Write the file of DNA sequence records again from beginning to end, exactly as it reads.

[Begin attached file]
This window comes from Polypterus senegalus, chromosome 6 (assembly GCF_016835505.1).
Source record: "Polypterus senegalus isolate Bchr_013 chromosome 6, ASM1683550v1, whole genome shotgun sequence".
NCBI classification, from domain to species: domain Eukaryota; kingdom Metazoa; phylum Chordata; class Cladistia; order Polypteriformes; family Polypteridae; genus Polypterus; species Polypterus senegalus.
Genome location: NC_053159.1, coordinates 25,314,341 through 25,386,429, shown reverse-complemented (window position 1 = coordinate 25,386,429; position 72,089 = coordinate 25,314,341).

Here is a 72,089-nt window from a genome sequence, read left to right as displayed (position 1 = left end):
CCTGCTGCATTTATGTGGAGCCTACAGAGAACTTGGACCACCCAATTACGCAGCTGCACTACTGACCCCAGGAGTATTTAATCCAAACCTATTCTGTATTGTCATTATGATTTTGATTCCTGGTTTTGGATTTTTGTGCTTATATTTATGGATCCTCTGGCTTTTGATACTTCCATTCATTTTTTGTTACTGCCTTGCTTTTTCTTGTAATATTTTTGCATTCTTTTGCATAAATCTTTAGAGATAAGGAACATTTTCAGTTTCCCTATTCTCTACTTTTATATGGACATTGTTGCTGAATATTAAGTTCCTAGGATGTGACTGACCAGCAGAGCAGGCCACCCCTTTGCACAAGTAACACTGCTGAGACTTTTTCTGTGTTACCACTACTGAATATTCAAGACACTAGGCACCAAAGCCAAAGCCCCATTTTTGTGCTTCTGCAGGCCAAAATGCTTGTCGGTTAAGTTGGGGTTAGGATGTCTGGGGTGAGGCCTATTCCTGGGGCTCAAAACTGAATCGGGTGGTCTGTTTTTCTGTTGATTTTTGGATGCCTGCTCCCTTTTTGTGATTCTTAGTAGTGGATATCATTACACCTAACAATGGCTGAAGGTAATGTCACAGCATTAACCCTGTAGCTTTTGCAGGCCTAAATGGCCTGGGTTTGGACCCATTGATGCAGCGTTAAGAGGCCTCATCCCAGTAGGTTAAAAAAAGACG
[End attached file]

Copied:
This window comes from Polypterus senegalus, chromosome 6 (assembly GCF_016835505.1).
Source record: "Polypterus senegalus isolate Bchr_013 chromosome 6, ASM1683550v1, whole genome shotgun sequence".
NCBI classification, from domain to species: domain Eukaryota; kingdom Metazoa; phylum Chordata; class Cladistia; order Polypteriformes; family Polypteridae; genus Polypterus; species Polypterus senegalus.
Genome location: NC_053159.1, coordinates 25,314,341 through 25,386,429, shown reverse-complemented (window position 1 = coordinate 25,386,429; position 72,089 = coordinate 25,314,341).

Here is a 72,089-nt window from a genome sequence, read left to right as displayed (position 1 = left end):
CCTGCTGCATTTATGTGGAGCCTACAGAGAACTTGGACCACCCAATTACGCAGCTGCACTACTGACCCCAGGAGTATTTAATCCAAACCTATTCTGTATTGTCATTATGATTTTGATTCCTGGTTTTGGATTTTTGTGCTTATATTTATGGATCCTCTGGCTTTTGATACTTCCATTCATTTTTTGTTACTGCCTTGCTTTTTCTTGTAATATTTTTGCATTCTTTTGCATAAATCTTTAGAGATAAGGAACATTTTCAGTTTCCCTATTCTCTACTTTTATATGGACATTGTTGCTGAATATTAAGTTCCTAGGATGTGACTGACCAGCAGAGCAGGCCACCCCTTTGCACAAGTAACACTGCTGAGACTTTTTCTGTGTTACCACTACTGAATATTCAAGACACTAGGCACCAAAGCCAAAGCCCCATTTTTGTGCTTCTGCAGGCCAAAATGCTTGTCGGTTAAGTTGGGGTTAGGATGTCTGGGGTGAGGCCTATTCCTGGGGCTCAAAACTGAATCGGGTGGTCTGTTTTTCTGTTGATTTTTGGATGCCTGCTCCCTTTTTGTGATTCTTAGTAGTGGATATCATTACACCTAACAATGGCTGAAGGTAATGTCACAGCATTAACCCTGTAGCTTTTGCAGGCCTAAATGGCCTGGGTTTGGACCCATTGATGCAGCGTTAAGAGGCCTCATCCCAGTAGGTTAAAAAAAGACG